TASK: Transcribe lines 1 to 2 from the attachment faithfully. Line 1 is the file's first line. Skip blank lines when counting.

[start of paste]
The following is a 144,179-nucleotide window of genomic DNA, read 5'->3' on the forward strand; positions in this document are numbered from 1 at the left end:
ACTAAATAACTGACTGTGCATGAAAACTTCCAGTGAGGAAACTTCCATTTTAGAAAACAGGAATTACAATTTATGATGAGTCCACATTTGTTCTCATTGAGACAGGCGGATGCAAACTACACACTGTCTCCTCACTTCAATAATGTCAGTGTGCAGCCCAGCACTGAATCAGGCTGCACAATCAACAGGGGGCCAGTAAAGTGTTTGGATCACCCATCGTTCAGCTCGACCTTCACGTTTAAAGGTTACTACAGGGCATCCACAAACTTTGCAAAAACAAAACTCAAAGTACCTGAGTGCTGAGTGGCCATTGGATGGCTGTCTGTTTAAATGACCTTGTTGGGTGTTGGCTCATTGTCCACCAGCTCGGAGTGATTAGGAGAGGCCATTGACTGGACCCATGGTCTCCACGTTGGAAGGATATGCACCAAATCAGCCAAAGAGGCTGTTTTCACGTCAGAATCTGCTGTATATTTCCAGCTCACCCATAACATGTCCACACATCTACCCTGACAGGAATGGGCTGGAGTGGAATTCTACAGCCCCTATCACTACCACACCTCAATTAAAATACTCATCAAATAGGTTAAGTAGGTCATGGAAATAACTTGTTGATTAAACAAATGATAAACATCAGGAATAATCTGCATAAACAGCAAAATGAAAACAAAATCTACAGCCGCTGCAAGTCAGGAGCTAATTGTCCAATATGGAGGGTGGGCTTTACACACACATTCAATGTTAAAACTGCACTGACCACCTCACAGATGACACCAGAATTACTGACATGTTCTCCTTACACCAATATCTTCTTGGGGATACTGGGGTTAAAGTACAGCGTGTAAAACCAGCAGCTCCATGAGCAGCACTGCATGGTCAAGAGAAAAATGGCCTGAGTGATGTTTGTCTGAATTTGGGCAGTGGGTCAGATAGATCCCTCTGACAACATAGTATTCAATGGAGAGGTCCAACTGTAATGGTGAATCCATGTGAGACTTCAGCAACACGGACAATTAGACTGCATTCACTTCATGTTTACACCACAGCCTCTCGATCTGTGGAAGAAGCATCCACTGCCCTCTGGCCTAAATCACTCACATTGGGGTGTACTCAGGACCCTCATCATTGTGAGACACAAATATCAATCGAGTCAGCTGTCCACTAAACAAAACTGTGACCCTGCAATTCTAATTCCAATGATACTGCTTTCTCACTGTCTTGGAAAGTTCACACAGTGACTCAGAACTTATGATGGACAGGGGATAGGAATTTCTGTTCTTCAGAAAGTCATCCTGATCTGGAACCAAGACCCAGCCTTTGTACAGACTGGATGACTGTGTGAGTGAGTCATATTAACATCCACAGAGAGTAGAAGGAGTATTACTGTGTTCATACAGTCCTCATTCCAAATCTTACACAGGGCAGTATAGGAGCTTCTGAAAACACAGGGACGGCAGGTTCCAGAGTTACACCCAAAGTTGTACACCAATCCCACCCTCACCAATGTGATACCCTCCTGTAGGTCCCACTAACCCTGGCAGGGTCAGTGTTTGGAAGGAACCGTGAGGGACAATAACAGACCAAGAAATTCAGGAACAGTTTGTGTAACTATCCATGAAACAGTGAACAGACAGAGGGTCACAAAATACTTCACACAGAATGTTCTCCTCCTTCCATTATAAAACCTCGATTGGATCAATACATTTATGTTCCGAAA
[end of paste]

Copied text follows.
The following is a 144,179-nucleotide window of genomic DNA, read 5'->3' on the forward strand; positions in this document are numbered from 1 at the left end:
ACTAAATAACTGACTGTGCATGAAAACTTCCAGTGAGGAAACTTCCATTTTAGAAAACAGGAATTACAATTTATGATGAGTCCACATTTGTTCTCATTGAGACAGGCGGATGCAAACTACACACTGTCTCCTCACTTCAATAATGTCAGTGTGCAGCCCAGCACTGAATCAGGCTGCACAATCAACAGGGGGCCAGTAAAGTGTTTGGATCACCCATCGTTCAGCTCGACCTTCACGTTTAAAGGTTACTACAGGGCATCCACAAACTTTGCAAAAACAAAACTCAAAGTACCTGAGTGCTGAGTGGCCATTGGATGGCTGTCTGTTTAAATGACCTTGTTGGGTGTTGGCTCATTGTCCACCAGCTCGGAGTGATTAGGAGAGGCCATTGACTGGACCCATGGTCTCCACGTTGGAAGGATATGCACCAAATCAGCCAAAGAGGCTGTTTTCACGTCAGAATCTGCTGTATATTTCCAGCTCACCCATAACATGTCCACACATCTACCCTGACAGGAATGGGCTGGAGTGGAATTCTACAGCCCCTATCACTACCACACCTCAATTAAAATACTCATCAAATAGGTTAAGTAGGTCATGGAAATAACTTGTTGATTAAACAAATGATAAACATCAGGAATAATCTGCATAAACAGCAAAATGAAAACAAAATCTACAGCCGCTGCAAGTCAGGAGCTAATTGTCCAATATGGAGGGTGGGCTTTACACACACATTCAATGTTAAAACTGCACTGACCACCTCACAGATGACACCAGAATTACTGACATGTTCTCCTTACACCAATATCTTCTTGGGGATACTGGGGTTAAAGTACAGCGTGTAAAACCAGCAGCTCCATGAGCAGCACTGCATGGTCAAGAGAAAAATGGCCTGAGTGATGTTTGTCTGAATTTGGGCAGTGGGTCAGATAGATCCCTCTGACAACATAGTATTCAATGGAGAGGTCCAACTGTAATGGTGAATCCATGTGAGACTTCAGCAACACGGACAATTAGACTGCATTCACTTCATGTTTACACCACAGCCTCTCGATCTGTGGAAGAAGCATCCACTGCCCTCTGGCCTAAATCACTCACATTGGGGTGTACTCAGGACCCTCATCATTGTGAGACACAAATATCAATCGAGTCAGCTGTCCACTAAACAAAACTGTGACCCTGCAATTCTAATTCCAATGATACTGCTTTCTCACTGTCTTGGAAAGTTCACACAGTGACTCAGAACTTATGATGGACAGGGGATAGGAATTTCTGTTCTTCAGAAAGTCATCCTGATCTGGAACCAAGACCCAGCCTTTGTACAGACTGGATGACTGTGTGAGTGAGTCATATTAACATCCACAGAGAGTAGAAGGAGTATTACTGTGTTCATACAGTCCTCATTCCAAATCTTACACAGGGCAGTATAGGAGCTTCTGAAAACACAGGGACGGCAGGTTCCAGAGTTACACCCAAAGTTGTACACCAATCCCACCCTCACCAATGTGATACCCTCCTGTAGGTCCCACTAACCCTGGCAGGGTCAGTGTTTGGAAGGAACCGTGAGGGACAATAACAGACCAAGAAATTCAGGAACAGTTTGTGTAACTATCCATGAAACAGTGAACAGACAGAGGGTCACAAAATACTTCACACAGAATGTTCTCCTCCTTCCATTATAAAACCTCGATTGGATCAATACATTTATGTTCCGAAA